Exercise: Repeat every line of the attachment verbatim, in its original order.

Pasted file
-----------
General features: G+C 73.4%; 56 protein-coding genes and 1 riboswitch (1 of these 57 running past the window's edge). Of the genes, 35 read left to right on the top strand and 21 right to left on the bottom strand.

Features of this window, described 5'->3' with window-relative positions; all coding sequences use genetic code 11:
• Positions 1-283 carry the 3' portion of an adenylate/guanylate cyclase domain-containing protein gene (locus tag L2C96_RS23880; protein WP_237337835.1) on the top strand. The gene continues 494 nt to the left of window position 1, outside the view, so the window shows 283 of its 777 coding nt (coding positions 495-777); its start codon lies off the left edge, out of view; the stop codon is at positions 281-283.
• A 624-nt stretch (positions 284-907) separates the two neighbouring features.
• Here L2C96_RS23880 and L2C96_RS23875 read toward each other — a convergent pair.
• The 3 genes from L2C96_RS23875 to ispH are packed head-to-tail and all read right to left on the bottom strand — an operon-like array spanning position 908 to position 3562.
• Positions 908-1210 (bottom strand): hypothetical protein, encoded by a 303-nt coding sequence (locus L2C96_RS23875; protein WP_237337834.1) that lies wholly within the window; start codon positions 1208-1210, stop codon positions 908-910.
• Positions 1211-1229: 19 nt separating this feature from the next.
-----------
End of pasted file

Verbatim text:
General features: G+C 73.4%; 56 protein-coding genes and 1 riboswitch (1 of these 57 running past the window's edge). Of the genes, 35 read left to right on the top strand and 21 right to left on the bottom strand.

Features of this window, described 5'->3' with window-relative positions; all coding sequences use genetic code 11:
• Positions 1-283 carry the 3' portion of an adenylate/guanylate cyclase domain-containing protein gene (locus tag L2C96_RS23880; protein WP_237337835.1) on the top strand. The gene continues 494 nt to the left of window position 1, outside the view, so the window shows 283 of its 777 coding nt (coding positions 495-777); its start codon lies off the left edge, out of view; the stop codon is at positions 281-283.
• A 624-nt stretch (positions 284-907) separates the two neighbouring features.
• Here L2C96_RS23880 and L2C96_RS23875 read toward each other — a convergent pair.
• The 3 genes from L2C96_RS23875 to ispH are packed head-to-tail and all read right to left on the bottom strand — an operon-like array spanning position 908 to position 3562.
• Positions 908-1210 (bottom strand): hypothetical protein, encoded by a 303-nt coding sequence (locus L2C96_RS23875; protein WP_237337834.1) that lies wholly within the window; start codon positions 1208-1210, stop codon positions 908-910.
• Positions 1211-1229: 19 nt separating this feature from the next.